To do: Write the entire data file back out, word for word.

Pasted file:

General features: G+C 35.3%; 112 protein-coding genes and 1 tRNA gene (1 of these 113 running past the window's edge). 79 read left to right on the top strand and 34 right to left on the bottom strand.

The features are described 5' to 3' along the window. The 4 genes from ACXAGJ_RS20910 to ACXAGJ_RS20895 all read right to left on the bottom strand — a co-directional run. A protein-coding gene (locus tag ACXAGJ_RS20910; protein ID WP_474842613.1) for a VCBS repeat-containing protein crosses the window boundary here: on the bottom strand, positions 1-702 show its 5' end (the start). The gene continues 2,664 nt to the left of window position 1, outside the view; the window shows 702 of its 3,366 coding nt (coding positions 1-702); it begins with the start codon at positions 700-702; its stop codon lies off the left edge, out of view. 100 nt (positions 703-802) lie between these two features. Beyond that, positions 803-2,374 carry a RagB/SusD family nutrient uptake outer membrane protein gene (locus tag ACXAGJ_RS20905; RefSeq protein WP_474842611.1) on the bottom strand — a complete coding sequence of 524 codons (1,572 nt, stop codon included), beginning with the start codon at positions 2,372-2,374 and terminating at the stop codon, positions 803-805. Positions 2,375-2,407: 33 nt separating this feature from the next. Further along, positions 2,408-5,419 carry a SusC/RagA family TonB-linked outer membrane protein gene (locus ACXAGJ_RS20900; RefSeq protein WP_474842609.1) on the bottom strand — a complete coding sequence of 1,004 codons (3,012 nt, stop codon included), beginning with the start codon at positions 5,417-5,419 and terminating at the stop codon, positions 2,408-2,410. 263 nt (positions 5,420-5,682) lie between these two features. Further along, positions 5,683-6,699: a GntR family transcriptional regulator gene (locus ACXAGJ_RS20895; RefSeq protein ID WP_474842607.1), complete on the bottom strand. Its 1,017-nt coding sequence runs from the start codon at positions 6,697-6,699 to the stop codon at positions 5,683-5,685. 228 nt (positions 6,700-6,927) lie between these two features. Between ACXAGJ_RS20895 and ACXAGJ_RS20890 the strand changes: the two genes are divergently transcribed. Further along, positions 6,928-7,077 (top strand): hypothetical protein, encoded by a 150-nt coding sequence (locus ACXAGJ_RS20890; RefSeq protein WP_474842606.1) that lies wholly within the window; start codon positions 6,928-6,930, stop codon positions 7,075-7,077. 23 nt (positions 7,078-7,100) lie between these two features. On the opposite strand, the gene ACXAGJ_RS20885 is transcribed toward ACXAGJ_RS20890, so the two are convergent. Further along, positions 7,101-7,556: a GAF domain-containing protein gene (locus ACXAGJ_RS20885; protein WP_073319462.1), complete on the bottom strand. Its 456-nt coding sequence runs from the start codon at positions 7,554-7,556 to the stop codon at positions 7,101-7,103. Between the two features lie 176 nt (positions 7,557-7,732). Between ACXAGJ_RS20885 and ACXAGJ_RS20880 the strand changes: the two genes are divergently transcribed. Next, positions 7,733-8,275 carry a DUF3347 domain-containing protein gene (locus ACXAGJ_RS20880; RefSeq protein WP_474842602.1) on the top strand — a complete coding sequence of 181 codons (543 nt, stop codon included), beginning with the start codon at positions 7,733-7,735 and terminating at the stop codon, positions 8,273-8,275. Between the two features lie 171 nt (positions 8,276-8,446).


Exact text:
General features: G+C 35.3%; 112 protein-coding genes and 1 tRNA gene (1 of these 113 running past the window's edge). 79 read left to right on the top strand and 34 right to left on the bottom strand.

The features are described 5' to 3' along the window. The 4 genes from ACXAGJ_RS20910 to ACXAGJ_RS20895 all read right to left on the bottom strand — a co-directional run. A protein-coding gene (locus tag ACXAGJ_RS20910; protein ID WP_474842613.1) for a VCBS repeat-containing protein crosses the window boundary here: on the bottom strand, positions 1-702 show its 5' end (the start). The gene continues 2,664 nt to the left of window position 1, outside the view; the window shows 702 of its 3,366 coding nt (coding positions 1-702); it begins with the start codon at positions 700-702; its stop codon lies off the left edge, out of view. 100 nt (positions 703-802) lie between these two features. Beyond that, positions 803-2,374 carry a RagB/SusD family nutrient uptake outer membrane protein gene (locus tag ACXAGJ_RS20905; RefSeq protein WP_474842611.1) on the bottom strand — a complete coding sequence of 524 codons (1,572 nt, stop codon included), beginning with the start codon at positions 2,372-2,374 and terminating at the stop codon, positions 803-805. Positions 2,375-2,407: 33 nt separating this feature from the next. Further along, positions 2,408-5,419 carry a SusC/RagA family TonB-linked outer membrane protein gene (locus ACXAGJ_RS20900; RefSeq protein WP_474842609.1) on the bottom strand — a complete coding sequence of 1,004 codons (3,012 nt, stop codon included), beginning with the start codon at positions 5,417-5,419 and terminating at the stop codon, positions 2,408-2,410. 263 nt (positions 5,420-5,682) lie between these two features. Further along, positions 5,683-6,699: a GntR family transcriptional regulator gene (locus ACXAGJ_RS20895; RefSeq protein ID WP_474842607.1), complete on the bottom strand. Its 1,017-nt coding sequence runs from the start codon at positions 6,697-6,699 to the stop codon at positions 5,683-5,685. 228 nt (positions 6,700-6,927) lie between these two features. Between ACXAGJ_RS20895 and ACXAGJ_RS20890 the strand changes: the two genes are divergently transcribed. Further along, positions 6,928-7,077 (top strand): hypothetical protein, encoded by a 150-nt coding sequence (locus ACXAGJ_RS20890; RefSeq protein WP_474842606.1) that lies wholly within the window; start codon positions 6,928-6,930, stop codon positions 7,075-7,077. 23 nt (positions 7,078-7,100) lie between these two features. On the opposite strand, the gene ACXAGJ_RS20885 is transcribed toward ACXAGJ_RS20890, so the two are convergent. Further along, positions 7,101-7,556: a GAF domain-containing protein gene (locus ACXAGJ_RS20885; protein WP_073319462.1), complete on the bottom strand. Its 456-nt coding sequence runs from the start codon at positions 7,554-7,556 to the stop codon at positions 7,101-7,103. Between the two features lie 176 nt (positions 7,557-7,732). Between ACXAGJ_RS20885 and ACXAGJ_RS20880 the strand changes: the two genes are divergently transcribed. Next, positions 7,733-8,275 carry a DUF3347 domain-containing protein gene (locus ACXAGJ_RS20880; RefSeq protein WP_474842602.1) on the top strand — a complete coding sequence of 181 codons (543 nt, stop codon included), beginning with the start codon at positions 7,733-7,735 and terminating at the stop codon, positions 8,273-8,275. Between the two features lie 171 nt (positions 8,276-8,446).